8. Sweet Sugar Gliders - Are Sugar Gliders Perfect Pocket Pets?The babies they are selling are not tame and friendly. I actually asked a Pocket Pets salesperson at the 2008 Iowa State Fair if they handle their babies to keep them tame. I was told that they do not handle the babies AT ALL because they want the joeys to know your scent. That, my friends, is ridiculous. Gliders do not work that way. They are very social creatures. They can and should be held from day one out of pouch for small amounts of time (as long as it does not stress out the mother). They may learn over time to favor one human over another, but can be social and loving with many humans. Good breeders handle their gliders and babies daily, so that when you bring your babies home for the first time, they will be much more friendly (after the initial adjustment of being in a new place). Before purchasing a sugar glider from ANY breeder, be sure to ask how much the babies are handled and what type of temperament they have.  I did later find out that Pocket Pets is a sugar glider broker that purchases the joeys from several breeders.  So the truth is that the handling is up to the breeders themselves.  If you do not know where your joeys are coming from, there is no way to know if they have been handled. 
  9. Because many of these sugar glider breeders/brokers at trade shows and state fairs do not handle their babies at all, many new owners find that the glider they bring home is MUCH different from the gliders they saw at the event.  As you can imagine, purchasing something on impulse, thinking it was something cute & cuddly & sweet, only to find out when you get it home that it crabs and bites you is quite a shock to new glider owners.  We see many of these poor gliders on craigslist.com right after these breeders have come to town. People did not get what they thought they were getting.  They were duped by the salesperson. These poor little babies are pulled from their parents too young and thrown into small cages and hauled half-way around the country.  Many of them are sick and they are scared.  The last thing they want to do is be friendly.  You have to work hard to earn their trust.  
  10. The cages are too small…period. If you have purchased a cage from a breeder at a trade show, please get a MUCH larger cage for your glider(s). Sell or dump the cage you got from the trade show, or use it as a travel cage. Please see our cage information page for more details on proper cage size.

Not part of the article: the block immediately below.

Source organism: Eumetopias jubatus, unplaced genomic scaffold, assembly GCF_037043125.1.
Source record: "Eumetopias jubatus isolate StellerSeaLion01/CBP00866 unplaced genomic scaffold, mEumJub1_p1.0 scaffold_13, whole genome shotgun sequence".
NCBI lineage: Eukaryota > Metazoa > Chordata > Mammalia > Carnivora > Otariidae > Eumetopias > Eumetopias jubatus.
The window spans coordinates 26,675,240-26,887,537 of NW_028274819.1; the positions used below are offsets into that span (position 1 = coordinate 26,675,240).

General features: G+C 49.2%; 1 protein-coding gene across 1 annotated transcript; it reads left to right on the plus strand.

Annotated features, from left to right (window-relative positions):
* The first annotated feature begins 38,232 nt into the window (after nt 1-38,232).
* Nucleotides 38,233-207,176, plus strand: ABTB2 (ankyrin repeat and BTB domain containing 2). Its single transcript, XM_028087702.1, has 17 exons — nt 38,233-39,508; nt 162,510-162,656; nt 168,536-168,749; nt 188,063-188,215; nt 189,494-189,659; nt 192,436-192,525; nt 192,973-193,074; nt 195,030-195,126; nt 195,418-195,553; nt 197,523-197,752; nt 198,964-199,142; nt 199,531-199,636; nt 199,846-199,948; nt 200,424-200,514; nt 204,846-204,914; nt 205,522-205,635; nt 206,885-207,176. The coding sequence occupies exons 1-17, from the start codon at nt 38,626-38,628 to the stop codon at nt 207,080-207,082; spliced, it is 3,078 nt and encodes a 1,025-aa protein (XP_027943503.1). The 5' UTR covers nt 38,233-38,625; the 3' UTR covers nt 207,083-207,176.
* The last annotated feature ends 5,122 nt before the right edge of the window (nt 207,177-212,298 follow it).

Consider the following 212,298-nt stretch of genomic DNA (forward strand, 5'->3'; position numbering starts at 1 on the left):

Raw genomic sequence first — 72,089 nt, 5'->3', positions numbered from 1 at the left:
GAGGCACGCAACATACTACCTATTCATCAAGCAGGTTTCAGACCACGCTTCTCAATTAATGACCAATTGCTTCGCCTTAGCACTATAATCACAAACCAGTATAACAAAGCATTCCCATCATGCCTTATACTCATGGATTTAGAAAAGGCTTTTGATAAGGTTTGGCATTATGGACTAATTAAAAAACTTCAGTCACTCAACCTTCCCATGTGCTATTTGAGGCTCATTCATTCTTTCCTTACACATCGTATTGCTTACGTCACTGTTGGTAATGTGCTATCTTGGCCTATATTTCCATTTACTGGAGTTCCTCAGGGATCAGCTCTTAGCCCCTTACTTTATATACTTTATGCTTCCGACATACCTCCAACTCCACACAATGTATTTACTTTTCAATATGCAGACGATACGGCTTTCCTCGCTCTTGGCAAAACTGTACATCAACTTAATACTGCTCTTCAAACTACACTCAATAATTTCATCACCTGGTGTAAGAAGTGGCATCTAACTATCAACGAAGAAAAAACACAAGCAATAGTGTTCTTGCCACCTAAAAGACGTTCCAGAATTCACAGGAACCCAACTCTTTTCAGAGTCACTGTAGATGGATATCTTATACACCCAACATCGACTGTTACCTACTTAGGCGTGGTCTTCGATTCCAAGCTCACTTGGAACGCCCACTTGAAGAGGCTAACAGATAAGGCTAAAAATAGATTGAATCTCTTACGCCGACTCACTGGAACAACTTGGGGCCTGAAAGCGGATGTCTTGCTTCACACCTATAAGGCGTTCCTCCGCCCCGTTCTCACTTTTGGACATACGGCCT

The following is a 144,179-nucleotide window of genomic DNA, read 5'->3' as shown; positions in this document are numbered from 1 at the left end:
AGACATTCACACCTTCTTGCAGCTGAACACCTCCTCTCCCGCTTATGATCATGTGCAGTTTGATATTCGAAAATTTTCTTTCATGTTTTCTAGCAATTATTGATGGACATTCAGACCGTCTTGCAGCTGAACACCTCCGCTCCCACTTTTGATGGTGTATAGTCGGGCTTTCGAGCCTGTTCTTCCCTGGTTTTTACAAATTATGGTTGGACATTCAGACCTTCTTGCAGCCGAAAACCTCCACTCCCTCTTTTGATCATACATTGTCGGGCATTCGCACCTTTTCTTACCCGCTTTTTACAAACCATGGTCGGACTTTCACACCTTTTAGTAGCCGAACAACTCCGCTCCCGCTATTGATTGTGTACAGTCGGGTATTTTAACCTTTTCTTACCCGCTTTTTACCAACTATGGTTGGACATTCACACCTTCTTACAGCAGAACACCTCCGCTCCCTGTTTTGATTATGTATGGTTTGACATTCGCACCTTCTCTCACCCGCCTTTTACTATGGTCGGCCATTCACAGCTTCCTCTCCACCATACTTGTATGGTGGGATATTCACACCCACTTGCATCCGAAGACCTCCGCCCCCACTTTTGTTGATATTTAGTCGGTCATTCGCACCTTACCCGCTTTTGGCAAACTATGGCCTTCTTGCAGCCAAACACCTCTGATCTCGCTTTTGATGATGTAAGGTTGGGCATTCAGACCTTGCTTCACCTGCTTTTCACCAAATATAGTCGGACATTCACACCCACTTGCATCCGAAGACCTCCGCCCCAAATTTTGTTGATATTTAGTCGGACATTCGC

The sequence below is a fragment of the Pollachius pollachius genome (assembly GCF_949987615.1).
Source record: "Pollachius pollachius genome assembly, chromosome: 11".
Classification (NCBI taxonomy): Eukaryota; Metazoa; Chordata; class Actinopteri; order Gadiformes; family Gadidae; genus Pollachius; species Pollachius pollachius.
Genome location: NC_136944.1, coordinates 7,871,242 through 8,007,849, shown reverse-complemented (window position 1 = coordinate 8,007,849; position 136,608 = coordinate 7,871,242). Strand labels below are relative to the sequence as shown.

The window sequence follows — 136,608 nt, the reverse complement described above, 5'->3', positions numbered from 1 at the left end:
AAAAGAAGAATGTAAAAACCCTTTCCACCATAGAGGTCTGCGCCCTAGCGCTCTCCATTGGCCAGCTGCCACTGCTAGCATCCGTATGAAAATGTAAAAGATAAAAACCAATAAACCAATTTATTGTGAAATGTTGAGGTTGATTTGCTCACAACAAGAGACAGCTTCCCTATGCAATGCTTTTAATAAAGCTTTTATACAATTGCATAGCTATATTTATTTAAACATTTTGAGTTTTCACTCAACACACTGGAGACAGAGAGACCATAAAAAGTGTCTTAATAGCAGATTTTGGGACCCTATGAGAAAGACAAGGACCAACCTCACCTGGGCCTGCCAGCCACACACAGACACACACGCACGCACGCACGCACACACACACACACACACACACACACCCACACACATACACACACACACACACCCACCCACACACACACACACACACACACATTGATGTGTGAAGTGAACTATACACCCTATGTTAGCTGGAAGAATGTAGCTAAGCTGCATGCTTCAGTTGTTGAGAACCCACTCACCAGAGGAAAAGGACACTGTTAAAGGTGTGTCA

11. Many of these breeders sell heat rocks with their gliders.  There is great debate amongst the glider community about the use of a heat rock with gliders and the safety issues involved.  The general consensus is DO NOT use a heat rock inside of a glider cage.  It is not safe for a glider to sleep on and there is too much of a chance that your glider will chew through the power cord, which could have awful consequences for your glider.  Most people agree that it is not worth the risk.  Sugar gliders that are old enough to be weaned are perfectly fine in room temperature.  Just make sure they are not being kept near a cold air vent or in a drafty area.  They do not need an additional heat source inside of their cage.  Also, they should be sleeping in a fleece pouch or a nest box of some type – not on top of a warm rock.  They are not reptiles.   
  12. Have you heard the trade show breeders telling you that you only need one sugar glider? Most responsible breeders highly recommend having two. Some breeders will not even sell you a sugar glider unless it will have a cage-mate. I have heard too many stories from too many breeders about lonely gliders over-grooming, getting sick, and even dying. Sugar gliders are nocturnal by nature. It is highly unlikely that you have enough time to play with your sugar glider on a daily basis, to keep him from getting lonely. A cage-mate is essential for a healthy sugar glider.  
  13. Some of these breeders will tell you that sugar gliders get along great with other pets. They even show you pictures and advertise it like it is the norm.  This is a lie. In some rare instances, under supervision, a glider can get along with a cat or a dog. However, most glider owners would not advise it. Even my 9 lb. Shih Tzu thinks that our gliders’ tails look like toys and I would never trust her with them. It does not matter whether or not the gliders let off a scent that makes your cat or dog want to hunt them. Gliders are small furry animals that like to run. What cat or dog would not want to chase them? Be very cautious if introducing your glider to your other pets and do not expect that they will get along.  
  14. Some of these places will tell you that if you feed their food to your gliders, it will eliminate odor.  Feeding a certain diet does not eliminate odor.  Neutering your male glider(s) will help reduce odor.  Also, keeping your cage clean will help, however the males will scent mark the cage more shortly after it has been cleaned.  There are some products that can be sprayed onto food to help eliminate urine odor.  In all honesty, if you have a pet, you have a smell.  There is no way to truly get around it. 
  15. There is a new push by one breeder to call sugar gliders "sugar bears".  Because sugar gliders are not generally called "sugar bears" in the United States, this is a marketing ploy to pull people in and land themselves at the top of the search engines.  We have heard some other countries do commonly refer to them as "sugar bears", but it has not caught on in the U.S.